Scottish National Dictionary (1700–)
LEVELLER, n. One of a body of peasants in Galloway who had been dispossessed of their holdings by the enclosure system in the early part of the 18th c. and who organised themselves in 1724 to knock down or level all the walls built round the fields. The practice was known as levelling. Hist. See Crockett The Dark o' the Moon and A. J. Armstrong The Levellers.
Sc. 1724 R. Wodrow Analecta (M.C.) III. 152:
A great gathering of people, to the number of 500 or 600, for demolishing of enclosures and gentlmen's parks. They began about Dumfreice, and are come the lenth of Kircudbright, and have the name of “Levellers” and “Dyk-breakers.” Gall. 1810 S. Smith Agric. Gall. 45:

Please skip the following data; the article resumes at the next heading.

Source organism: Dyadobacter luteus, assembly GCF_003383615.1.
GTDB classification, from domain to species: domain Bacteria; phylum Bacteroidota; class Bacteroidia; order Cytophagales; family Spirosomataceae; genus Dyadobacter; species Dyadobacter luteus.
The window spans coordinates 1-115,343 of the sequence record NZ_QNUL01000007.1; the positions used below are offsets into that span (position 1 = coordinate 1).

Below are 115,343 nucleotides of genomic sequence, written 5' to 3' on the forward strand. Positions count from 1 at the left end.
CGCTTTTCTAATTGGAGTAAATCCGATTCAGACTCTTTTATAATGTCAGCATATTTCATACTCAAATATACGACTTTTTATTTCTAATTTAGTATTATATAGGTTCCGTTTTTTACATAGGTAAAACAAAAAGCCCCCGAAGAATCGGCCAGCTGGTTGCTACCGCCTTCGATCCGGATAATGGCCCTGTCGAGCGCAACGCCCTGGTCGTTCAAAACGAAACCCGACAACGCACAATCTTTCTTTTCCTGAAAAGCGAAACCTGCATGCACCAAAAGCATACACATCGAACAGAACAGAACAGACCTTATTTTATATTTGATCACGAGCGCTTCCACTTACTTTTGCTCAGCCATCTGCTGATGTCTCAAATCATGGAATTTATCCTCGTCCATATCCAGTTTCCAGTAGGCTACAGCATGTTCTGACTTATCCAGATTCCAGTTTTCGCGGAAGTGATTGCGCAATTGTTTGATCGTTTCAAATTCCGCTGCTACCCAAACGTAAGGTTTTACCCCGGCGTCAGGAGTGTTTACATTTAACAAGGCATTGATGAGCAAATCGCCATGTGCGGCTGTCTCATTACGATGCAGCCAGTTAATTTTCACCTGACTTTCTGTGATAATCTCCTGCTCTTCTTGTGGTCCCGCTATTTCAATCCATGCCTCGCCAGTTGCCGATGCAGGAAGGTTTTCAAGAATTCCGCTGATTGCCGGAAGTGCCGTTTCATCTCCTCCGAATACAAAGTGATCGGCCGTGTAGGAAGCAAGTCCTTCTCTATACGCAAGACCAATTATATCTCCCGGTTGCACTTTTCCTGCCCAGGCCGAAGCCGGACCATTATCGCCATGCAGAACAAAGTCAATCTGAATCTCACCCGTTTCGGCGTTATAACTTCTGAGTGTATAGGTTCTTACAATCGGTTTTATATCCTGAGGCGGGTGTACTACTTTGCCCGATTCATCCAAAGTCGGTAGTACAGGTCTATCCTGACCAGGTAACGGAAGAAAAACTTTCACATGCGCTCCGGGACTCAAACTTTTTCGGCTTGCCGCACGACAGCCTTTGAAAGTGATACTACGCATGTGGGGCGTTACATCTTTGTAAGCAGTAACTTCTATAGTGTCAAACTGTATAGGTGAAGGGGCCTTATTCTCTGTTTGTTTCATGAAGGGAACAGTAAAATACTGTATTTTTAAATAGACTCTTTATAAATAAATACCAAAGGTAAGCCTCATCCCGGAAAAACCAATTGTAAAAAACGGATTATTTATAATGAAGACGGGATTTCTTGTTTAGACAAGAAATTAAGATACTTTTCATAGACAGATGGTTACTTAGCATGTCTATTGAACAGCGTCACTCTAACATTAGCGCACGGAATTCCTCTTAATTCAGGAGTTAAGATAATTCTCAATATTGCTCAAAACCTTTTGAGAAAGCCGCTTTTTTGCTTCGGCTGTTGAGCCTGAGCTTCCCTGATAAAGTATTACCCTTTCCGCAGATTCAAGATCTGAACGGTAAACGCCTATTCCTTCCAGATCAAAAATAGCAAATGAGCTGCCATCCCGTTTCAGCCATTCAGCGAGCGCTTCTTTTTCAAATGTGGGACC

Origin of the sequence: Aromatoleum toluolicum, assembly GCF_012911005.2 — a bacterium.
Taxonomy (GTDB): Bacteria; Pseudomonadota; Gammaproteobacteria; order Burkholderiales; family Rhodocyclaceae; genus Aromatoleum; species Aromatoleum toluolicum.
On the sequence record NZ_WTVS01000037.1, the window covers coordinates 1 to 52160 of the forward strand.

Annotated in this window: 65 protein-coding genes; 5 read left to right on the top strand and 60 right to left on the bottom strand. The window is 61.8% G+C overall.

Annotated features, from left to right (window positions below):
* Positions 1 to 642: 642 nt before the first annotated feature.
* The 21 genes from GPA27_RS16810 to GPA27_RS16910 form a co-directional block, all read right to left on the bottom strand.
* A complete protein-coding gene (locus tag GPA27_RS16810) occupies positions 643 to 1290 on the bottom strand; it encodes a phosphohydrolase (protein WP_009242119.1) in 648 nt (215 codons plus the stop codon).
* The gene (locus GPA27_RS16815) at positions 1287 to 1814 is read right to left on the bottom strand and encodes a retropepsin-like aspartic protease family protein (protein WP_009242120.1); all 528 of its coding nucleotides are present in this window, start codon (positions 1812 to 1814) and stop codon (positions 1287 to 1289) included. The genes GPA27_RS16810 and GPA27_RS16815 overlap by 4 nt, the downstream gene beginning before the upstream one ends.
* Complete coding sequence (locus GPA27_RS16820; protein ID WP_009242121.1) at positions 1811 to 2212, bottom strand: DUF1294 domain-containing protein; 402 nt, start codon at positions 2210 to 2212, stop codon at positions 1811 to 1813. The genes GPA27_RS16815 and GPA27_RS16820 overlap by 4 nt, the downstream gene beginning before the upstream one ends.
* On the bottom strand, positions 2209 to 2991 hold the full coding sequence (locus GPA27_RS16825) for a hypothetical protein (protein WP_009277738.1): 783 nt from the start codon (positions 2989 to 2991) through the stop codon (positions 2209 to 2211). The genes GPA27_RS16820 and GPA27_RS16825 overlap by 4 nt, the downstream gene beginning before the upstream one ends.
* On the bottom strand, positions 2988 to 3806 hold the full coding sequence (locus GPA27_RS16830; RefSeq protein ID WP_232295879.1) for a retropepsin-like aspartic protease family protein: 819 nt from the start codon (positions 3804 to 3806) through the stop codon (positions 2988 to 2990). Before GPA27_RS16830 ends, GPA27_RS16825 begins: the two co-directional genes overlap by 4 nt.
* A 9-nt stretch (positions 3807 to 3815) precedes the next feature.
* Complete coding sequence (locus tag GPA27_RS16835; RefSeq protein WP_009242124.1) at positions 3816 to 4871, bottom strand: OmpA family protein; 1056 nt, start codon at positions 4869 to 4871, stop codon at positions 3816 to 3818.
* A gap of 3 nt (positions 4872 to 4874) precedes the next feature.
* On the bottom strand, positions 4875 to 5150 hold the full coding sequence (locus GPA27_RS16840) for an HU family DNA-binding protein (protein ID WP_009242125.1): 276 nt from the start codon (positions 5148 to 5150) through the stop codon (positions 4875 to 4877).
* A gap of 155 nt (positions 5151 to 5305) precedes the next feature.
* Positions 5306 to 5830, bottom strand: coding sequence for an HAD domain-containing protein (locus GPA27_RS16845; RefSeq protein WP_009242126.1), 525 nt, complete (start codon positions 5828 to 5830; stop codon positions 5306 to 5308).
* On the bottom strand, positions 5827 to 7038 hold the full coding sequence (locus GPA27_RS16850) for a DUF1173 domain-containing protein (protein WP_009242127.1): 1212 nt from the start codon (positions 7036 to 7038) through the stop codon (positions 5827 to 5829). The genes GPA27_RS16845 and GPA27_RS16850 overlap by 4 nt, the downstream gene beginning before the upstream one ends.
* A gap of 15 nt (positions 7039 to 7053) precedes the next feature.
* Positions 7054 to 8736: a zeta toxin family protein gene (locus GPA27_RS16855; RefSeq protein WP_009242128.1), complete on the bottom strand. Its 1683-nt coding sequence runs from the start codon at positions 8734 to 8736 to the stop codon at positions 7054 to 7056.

The peasantry in the lower parts of Galloway assembled in parties of several hundreds, throwing down the stone dykes which had been built for inclosures, without, however, attempting any other violence. From this circumstance they got the name of levellers; and the disturbance is still spoken of in the country by the name of levelling. Gall. 1841 W. MacKenzie Hist. Gall. II. 395:
Here [at Keltonhill Fair] was first suggested the plan of “levelling,” or demolishing the obnoxious fences. Gall. 1896 H. Maxwell Hist. Dmf. 303:
The ringleader of these Levellers was the celebrated Billy Marshall, of the blood royal of the Gipsies. Sc. 1953 J. Handley Farming in 18th c. 199:
The activities of these “Levellers.” as they were called, were quelled by a force of dragoons who were brought from Edinburgh by the landowners.
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"Leveller n.". Dictionary of the Scots Language. 2004. Scottish Language Dictionaries Ltd. Accessed 17 May 2021 <https://www.dsl.ac.uk/entry/snd/leveller>
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